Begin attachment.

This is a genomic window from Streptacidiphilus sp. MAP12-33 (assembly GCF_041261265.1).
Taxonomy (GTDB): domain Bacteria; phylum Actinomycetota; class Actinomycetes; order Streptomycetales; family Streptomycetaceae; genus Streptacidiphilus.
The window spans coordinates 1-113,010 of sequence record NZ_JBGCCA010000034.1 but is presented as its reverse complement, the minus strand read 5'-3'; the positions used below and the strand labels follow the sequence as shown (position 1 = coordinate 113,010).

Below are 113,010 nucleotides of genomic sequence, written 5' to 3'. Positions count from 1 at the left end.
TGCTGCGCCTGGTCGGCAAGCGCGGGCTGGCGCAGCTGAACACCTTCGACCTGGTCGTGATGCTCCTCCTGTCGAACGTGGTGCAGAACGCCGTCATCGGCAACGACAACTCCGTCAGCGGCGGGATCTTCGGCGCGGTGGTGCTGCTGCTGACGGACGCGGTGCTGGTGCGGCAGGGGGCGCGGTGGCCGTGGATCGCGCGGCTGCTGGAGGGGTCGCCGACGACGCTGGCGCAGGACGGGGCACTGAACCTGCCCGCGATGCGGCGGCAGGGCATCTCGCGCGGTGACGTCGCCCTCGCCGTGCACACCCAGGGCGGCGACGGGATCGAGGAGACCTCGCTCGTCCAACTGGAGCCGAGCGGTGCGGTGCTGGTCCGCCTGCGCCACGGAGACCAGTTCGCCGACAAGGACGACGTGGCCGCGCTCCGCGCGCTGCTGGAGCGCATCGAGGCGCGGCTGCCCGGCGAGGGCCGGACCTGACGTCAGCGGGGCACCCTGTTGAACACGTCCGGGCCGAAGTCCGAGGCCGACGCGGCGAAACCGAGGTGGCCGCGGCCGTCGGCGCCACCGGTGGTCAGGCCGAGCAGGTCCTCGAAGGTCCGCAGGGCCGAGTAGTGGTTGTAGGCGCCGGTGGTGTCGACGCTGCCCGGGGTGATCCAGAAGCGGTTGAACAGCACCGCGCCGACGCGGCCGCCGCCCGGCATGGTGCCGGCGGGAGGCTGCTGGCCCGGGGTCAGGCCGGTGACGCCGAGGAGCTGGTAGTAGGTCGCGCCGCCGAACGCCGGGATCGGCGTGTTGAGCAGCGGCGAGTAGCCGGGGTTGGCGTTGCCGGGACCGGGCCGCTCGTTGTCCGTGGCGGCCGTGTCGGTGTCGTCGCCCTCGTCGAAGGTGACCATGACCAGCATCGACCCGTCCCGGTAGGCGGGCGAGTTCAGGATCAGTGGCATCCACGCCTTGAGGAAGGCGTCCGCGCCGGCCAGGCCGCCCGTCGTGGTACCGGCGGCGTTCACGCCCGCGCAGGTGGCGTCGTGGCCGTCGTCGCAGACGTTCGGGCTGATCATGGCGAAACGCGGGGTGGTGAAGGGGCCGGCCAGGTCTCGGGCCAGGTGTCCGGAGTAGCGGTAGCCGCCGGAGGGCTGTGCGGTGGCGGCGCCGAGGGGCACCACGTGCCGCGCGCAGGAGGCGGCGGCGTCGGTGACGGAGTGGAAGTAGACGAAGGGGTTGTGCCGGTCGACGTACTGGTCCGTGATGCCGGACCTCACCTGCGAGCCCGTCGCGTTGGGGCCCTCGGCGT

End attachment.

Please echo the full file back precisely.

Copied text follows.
This is a genomic window from Streptacidiphilus sp. MAP12-33 (assembly GCF_041261265.1).
Taxonomy (GTDB): domain Bacteria; phylum Actinomycetota; class Actinomycetes; order Streptomycetales; family Streptomycetaceae; genus Streptacidiphilus.
The window spans coordinates 1-113,010 of sequence record NZ_JBGCCA010000034.1 but is presented as its reverse complement, the minus strand read 5'-3'; the positions used below and the strand labels follow the sequence as shown (position 1 = coordinate 113,010).

Below are 113,010 nucleotides of genomic sequence, written 5' to 3'. Positions count from 1 at the left end.
TGCTGCGCCTGGTCGGCAAGCGCGGGCTGGCGCAGCTGAACACCTTCGACCTGGTCGTGATGCTCCTCCTGTCGAACGTGGTGCAGAACGCCGTCATCGGCAACGACAACTCCGTCAGCGGCGGGATCTTCGGCGCGGTGGTGCTGCTGCTGACGGACGCGGTGCTGGTGCGGCAGGGGGCGCGGTGGCCGTGGATCGCGCGGCTGCTGGAGGGGTCGCCGACGACGCTGGCGCAGGACGGGGCACTGAACCTGCCCGCGATGCGGCGGCAGGGCATCTCGCGCGGTGACGTCGCCCTCGCCGTGCACACCCAGGGCGGCGACGGGATCGAGGAGACCTCGCTCGTCCAACTGGAGCCGAGCGGTGCGGTGCTGGTCCGCCTGCGCCACGGAGACCAGTTCGCCGACAAGGACGACGTGGCCGCGCTCCGCGCGCTGCTGGAGCGCATCGAGGCGCGGCTGCCCGGCGAGGGCCGGACCTGACGTCAGCGGGGCACCCTGTTGAACACGTCCGGGCCGAAGTCCGAGGCCGACGCGGCGAAACCGAGGTGGCCGCGGCCGTCGGCGCCACCGGTGGTCAGGCCGAGCAGGTCCTCGAAGGTCCGCAGGGCCGAGTAGTGGTTGTAGGCGCCGGTGGTGTCGACGCTGCCCGGGGTGATCCAGAAGCGGTTGAACAGCACCGCGCCGACGCGGCCGCCGCCCGGCATGGTGCCGGCGGGAGGCTGCTGGCCCGGGGTCAGGCCGGTGACGCCGAGGAGCTGGTAGTAGGTCGCGCCGCCGAACGCCGGGATCGGCGTGTTGAGCAGCGGCGAGTAGCCGGGGTTGGCGTTGCCGGGACCGGGCCGCTCGTTGTCCGTGGCGGCCGTGTCGGTGTCGTCGCCCTCGTCGAAGGTGACCATGACCAGCATCGACCCGTCCCGGTAGGCGGGCGAGTTCAGGATCAGTGGCATCCACGCCTTGAGGAAGGCGTCCGCGCCGGCCAGGCCGCCCGTCGTGGTACCGGCGGCGTTCACGCCCGCGCAGGTGGCGTCGTGGCCGTCGTCGCAGACGTTCGGGCTGATCATGGCGAAACGCGGGGTGGTGAAGGGGCCGGCCAGGTCTCGGGCCAGGTGTCCGGAGTAGCGGTAGCCGCCGGAGGGCTGTGCGGTGGCGGCGCCGAGGGGCACCACGTGCCGCGCGCAGGAGGCGGCGGCGTCGGTGACGGAGTGGAAGTAGACGAAGGGGTTGTGCCGGTCGACGTACTGGTCCGTGATGCCGGACCTCACCTGCGAGCCCGTCGCGTTGGGGCCCTCGGCGT